May 23, 2006

Berman v Country-Wide Ins. Co. (2006 NY Slip Op 50977(U))


The court considered the facts surrounding a claim for no-fault benefits filed by plaintiffs after a bicycle accident involving a driver who provided incorrect insurance information. The main issue decided by the court was whether the plaintiffs' claim should be denied as untimely, as it was filed beyond the 90-day period. The court held that the plaintiffs had diligently pursued the claim, first presenting it to the incorrect insurance company and then to the Motor Vehicle Accident Indemnification Corporation (MVAIC) before ultimately establishing the correct insurer. The court also found that the doctrine of equitable estoppel applied, as the plaintiffs relied on the incorrect information provided by the defendant's insured, and that compliance with the 90-day deadline to file a claim was impossible due to specific circumstances beyond the claimants' control. As a result, the court granted judgment in favor of the plaintiffs for the amount of the claim, plus interest, costs, and attorney fees.

Reported in New York Official Reports at Berman v Country-Wide Ins. Co. (2006 NY Slip Op 50977(U))

Berman v Country-Wide Ins. Co. (2006 NY Slip Op 50977(U)) [*1]
Berman v Country-Wide Ins. Co.
2006 NY Slip Op 50977(U) [12 Misc 3d 1160(A)]
Decided on May 23, 2006
Civil Court, Queens County
Dufficy, J.
Published by New York State Law Reporting Bureau pursuant to Judiciary Law § 431.
This opinion is uncorrected and will not be published in the printed Official Reports.
Decided on May 23, 2006

Civil Court, Queens County

Glenn Berman, a/a/o Osiris Torres, and Deepika Bajaj, a/a/o Osiris Torres, Plaintiffs,


Country-Wide Insurance Company, Defendant.


Timothy J. Dufficy, J.

A non-jury trial was held on November 4, 2005. The issue before the court is whether plaintiff’s claim for no-fault benefits should be denied as untimely, since it was filed beyond the 90-day period.

Plaintiff contends it was impossible to submit the claim to the correct insurance company because the driver (the insured) supplied the wrong carrier to the police and by the time plaintiff realized this error the 90-day period to properly file had run.

Defendant contends that although plaintiff timely filed a claim for no-fault benefits within the 90-day period, plaintiff filed with the wrong carrier, therefore it did not receive notice until after the 90-day period had run. Defendant contends the plaintiff must be barred from enforcing the claim due to late notice. Defendant further contends that plaintiff did not prove it was impossible to timely file the claim with the defendant’s insurance carrier Country-Wide Ins. Co.


Defendant stipulated to plaintiff’s prima facie case and plaintiff stipulated to defendant’s timely mailing of the denial of the claim. At the time of the trial, the court directed that briefs be submitted to the court and it was stipulated that any exhibits attached to the briefs would be admitted into evidence so long as it was exchanged in the course of discovery. In addition an un-redacted copy of the Country-Wide Ins. Co. file was submitted to the court for in-camera review (hereinafter referred to as Bates file).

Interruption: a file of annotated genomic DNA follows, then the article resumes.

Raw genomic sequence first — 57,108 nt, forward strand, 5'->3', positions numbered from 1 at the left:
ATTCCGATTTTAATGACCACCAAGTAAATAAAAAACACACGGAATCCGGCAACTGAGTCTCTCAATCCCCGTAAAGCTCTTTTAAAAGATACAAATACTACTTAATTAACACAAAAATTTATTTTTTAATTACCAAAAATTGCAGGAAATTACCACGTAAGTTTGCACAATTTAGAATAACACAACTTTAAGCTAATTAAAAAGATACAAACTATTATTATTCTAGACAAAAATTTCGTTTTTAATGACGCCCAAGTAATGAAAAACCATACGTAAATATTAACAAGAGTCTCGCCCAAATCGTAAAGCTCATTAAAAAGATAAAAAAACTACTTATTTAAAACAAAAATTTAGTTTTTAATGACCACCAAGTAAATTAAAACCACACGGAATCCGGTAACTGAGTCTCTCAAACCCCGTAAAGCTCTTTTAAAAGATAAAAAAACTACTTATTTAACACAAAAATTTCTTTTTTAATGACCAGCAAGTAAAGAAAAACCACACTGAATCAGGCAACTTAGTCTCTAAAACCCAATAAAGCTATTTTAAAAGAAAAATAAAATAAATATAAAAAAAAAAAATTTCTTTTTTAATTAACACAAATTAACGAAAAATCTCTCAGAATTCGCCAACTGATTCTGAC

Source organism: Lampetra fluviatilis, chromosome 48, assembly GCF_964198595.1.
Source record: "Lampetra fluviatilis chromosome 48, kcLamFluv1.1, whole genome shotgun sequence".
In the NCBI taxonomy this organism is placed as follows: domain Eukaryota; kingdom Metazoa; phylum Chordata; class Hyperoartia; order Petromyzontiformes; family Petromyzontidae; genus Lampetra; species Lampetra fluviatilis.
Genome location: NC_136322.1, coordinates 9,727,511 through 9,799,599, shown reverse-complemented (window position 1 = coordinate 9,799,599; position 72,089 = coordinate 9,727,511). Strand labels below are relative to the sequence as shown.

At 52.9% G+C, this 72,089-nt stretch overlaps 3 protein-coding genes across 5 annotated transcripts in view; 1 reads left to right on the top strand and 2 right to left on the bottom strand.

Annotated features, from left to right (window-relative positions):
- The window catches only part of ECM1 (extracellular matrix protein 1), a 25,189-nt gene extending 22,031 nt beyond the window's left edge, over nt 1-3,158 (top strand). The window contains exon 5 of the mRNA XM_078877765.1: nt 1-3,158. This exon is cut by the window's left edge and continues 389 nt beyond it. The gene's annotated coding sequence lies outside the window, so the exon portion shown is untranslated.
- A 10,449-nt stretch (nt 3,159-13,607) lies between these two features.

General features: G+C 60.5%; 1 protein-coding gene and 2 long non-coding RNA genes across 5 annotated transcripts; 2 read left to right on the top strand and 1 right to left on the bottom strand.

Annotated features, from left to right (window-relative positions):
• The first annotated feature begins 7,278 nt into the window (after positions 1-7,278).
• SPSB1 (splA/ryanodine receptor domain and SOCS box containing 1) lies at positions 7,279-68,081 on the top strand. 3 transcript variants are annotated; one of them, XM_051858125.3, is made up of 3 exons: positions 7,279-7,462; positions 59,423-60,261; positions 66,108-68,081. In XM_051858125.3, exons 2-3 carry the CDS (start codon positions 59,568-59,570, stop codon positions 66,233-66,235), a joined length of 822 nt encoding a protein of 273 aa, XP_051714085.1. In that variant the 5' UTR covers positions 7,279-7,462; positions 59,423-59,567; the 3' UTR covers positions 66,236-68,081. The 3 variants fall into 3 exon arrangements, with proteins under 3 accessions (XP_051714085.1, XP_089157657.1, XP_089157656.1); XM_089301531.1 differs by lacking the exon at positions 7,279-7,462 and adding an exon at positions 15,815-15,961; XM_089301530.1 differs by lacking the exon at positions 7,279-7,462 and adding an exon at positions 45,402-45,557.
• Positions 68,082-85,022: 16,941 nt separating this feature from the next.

The following facts are undisputed:

1) an accident took place on October 27, 1998. Osiris Torres, a bicyclist was involved in an auto accident with Stephen Kempisty the insured and owner operator under a valid Country-Wide insurance policy.

2) the New York City Police accident report in evidence shows that the insurance company code was 385 (All-City Insurance Company).

3) Plaintiff filed a timely claim dated December 12, 1998 with All-City Insurance Company.

4) the claim was denied on April 20, l999 by All-City Insurance Company. The denial [*2]states the policy was not in force on the date of the accident and the policy was cancelled on January 7, 1997.

5) Plaintiff then filed a claim with MVAIC shortly after the All-City Insurance denied the claim. On May 20, 1999 MVAIC denied the claim. The basis of the denial by MVAIC was that there was available insurance and that Merchant and Businessmen/Country was then the current insurance company for Stephen Kempisty. When the matter was reported to MVAIC it generated notice to Countrywide on notice dated February 19, 1999 (Bates file Page number 305). The court finds pursuant to the documents submitted to the court in-camera, that All-City was named on the accident report and at that time and all relevant times remained on New York State Department of Motor Vehicles computer as the carrier of record as far as the three digit code is concerned (computer printouts pages, Bates file pages 313,314) submitted in-camera to the court which indicates valid insurance from All City from November 18,1997 to July 6,1999.

6) a claim was filed with Country-Wide on July 30, 1999 explaining why the late claim was submitted indicating such circumstances outside claimants control.

7) the court notes that the MVAIC claim was denied on May 20, 1999, upon learning the correct carrier, plaintiff filed a claim on July 30, 1999, well within 90-days of the MVAIC denial.

On August 12, 1999, County-Wide Insurance Company issued a denial of claim. The reason set forth for this denial was as follows: